If you are in a bulking phase, you could potentially achieve weight gain. However, since fat and protein are more filling, it might be more challenging to reach the total daily caloric intake for a bodybuilder in a bulking phase. This can reach 3,000 calories or even more.
Thanks to their ability to induce ketosis, both can be options for those trying to handle type 2 diabetes. For people who have a hard time reducing their carb intake, following either keto or Atkins can be a good way to decrease sugar levels.
Remember to always speak with your healthcare provider before making any special diet changes.
For both diets, there are several studies on their relationship with inflammation. Being in a ketosis state seems to reduce inflammation in the body. (Both ways of eating use ketosis.)
Also, both eliminate high-carb sugary foods like candy, sugar, cakes, pastries, and refined grains. This, in the end, leads to reduced inflammation.
However, following traditional Atkins, where there is a focus on saturated fats and protein, might not be the best for reducing inflammation. In that case, keto may be better for reducing inflammation than Atkins.
Atkins has added modifications over the years, so it may be possible to follow a healthier version.
Now that you know the similarities shared by both diets, let’s look at the ways they differ.
While both carb intakes are very low, there is a difference with the protein intake. Atkins prefers a high-protein approach, with 20-30% of total daily calories from proteins.
Keto, on the other hand, prefers a moderate protein approach. Typically, it recommends having no more than 20% of total calories dedicated to this macronutrient.
The fat intake can be a little bit lower in the Atkins, depending on the protein intake. Fat could range from 60-70%, while on the keto, it is usually higher at 70-80%.
The macros for the keto diet stay the same over time. You calculate your macros and stick to them.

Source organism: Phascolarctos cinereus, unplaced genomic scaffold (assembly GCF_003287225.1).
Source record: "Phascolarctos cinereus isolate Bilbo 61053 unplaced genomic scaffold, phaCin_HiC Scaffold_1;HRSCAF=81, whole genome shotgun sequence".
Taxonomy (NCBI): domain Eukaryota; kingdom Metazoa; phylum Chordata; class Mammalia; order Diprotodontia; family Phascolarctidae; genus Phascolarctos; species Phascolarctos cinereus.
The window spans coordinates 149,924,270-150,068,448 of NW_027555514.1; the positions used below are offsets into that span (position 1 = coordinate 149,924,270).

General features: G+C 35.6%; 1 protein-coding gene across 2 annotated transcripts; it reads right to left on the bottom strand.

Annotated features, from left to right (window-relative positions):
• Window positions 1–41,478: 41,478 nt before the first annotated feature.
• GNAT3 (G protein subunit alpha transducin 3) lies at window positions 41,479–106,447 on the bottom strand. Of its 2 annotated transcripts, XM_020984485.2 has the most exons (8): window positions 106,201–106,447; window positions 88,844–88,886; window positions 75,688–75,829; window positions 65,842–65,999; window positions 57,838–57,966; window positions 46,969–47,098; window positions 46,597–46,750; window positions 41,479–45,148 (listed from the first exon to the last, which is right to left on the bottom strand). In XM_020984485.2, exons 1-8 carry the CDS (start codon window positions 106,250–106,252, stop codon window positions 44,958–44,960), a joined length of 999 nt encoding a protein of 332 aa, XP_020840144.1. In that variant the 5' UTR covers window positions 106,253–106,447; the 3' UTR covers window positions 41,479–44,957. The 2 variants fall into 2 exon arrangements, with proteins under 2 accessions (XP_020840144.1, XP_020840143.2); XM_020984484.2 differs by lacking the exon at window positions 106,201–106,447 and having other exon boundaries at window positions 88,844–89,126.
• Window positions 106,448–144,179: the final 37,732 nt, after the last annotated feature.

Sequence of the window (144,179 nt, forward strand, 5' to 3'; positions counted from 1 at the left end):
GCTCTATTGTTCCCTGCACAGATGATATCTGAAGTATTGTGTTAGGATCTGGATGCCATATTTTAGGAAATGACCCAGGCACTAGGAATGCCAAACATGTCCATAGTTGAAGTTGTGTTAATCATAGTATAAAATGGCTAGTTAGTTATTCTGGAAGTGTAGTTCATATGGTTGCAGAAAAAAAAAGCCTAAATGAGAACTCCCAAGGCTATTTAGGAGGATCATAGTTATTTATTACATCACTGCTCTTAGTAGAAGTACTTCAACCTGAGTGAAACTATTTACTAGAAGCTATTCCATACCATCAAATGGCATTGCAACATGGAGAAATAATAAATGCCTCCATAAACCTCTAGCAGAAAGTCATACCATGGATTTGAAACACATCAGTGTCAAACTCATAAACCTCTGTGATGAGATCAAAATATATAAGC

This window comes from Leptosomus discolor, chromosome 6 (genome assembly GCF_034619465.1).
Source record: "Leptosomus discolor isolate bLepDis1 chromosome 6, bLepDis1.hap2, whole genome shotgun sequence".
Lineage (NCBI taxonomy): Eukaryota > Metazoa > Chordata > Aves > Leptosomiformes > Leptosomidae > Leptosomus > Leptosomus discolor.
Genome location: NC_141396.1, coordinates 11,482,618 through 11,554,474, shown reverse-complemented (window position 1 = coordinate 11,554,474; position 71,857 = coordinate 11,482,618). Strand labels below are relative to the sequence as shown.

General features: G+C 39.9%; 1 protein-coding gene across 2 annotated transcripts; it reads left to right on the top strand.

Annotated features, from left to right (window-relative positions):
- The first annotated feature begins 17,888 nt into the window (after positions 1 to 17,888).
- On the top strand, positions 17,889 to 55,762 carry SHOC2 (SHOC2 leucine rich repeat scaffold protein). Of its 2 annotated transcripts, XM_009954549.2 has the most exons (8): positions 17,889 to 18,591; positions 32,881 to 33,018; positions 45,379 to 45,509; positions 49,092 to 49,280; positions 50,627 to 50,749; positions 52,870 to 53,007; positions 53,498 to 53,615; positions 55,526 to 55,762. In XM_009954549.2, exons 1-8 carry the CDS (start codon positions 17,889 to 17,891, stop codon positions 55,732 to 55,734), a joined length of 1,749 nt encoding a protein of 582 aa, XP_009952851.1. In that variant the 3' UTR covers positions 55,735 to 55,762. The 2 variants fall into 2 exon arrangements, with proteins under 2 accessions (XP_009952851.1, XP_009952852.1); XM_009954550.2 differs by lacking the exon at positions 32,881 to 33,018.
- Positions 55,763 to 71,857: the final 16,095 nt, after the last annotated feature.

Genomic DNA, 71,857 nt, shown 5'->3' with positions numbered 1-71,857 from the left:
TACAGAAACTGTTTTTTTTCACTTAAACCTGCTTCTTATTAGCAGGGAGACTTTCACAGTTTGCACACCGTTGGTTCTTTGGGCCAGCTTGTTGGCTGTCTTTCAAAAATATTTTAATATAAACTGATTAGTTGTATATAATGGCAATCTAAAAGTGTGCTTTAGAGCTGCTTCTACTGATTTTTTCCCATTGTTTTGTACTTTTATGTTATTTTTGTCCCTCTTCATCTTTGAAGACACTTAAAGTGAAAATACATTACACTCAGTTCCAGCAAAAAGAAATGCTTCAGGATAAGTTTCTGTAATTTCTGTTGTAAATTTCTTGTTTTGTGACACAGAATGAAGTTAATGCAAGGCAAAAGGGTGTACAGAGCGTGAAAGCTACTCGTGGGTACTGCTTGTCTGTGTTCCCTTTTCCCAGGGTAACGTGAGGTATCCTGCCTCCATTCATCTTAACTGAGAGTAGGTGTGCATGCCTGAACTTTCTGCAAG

In the Atkins diet, this is not the case. As seen above, there are four different phases to go through, with the total carb intake increasing over time.
Although it has changed its approach to foods, the traditional Atkins diet emphasizes the consumption of high-fat meats. This means that the saturated fat intake was higher than normally recommended (no more than 10% of the total daily calories).
The keto diet recommends healthy fats from unsaturated sources like nuts, seeds, olive oil, olives, and avocados. It also emphasizes using whole, natural ingredients for clean eating and reducing your intake of ultra-processed foods.
The traditional ketogenic diet is used by doctors as an effective treatment for epilepsy for both children and adults. This is why the diet was first created, before people realized its potential for weight loss.
The Atkins diet is not traditionally used to treat epilepsy. There is a modified Atkins sometimes used for these cases, but it was not originally intended for this purpose.
Because both promote a ketosis state, they have similar advantages. Here is a list of the benefits you can get from following a low-carb and high-fat diet.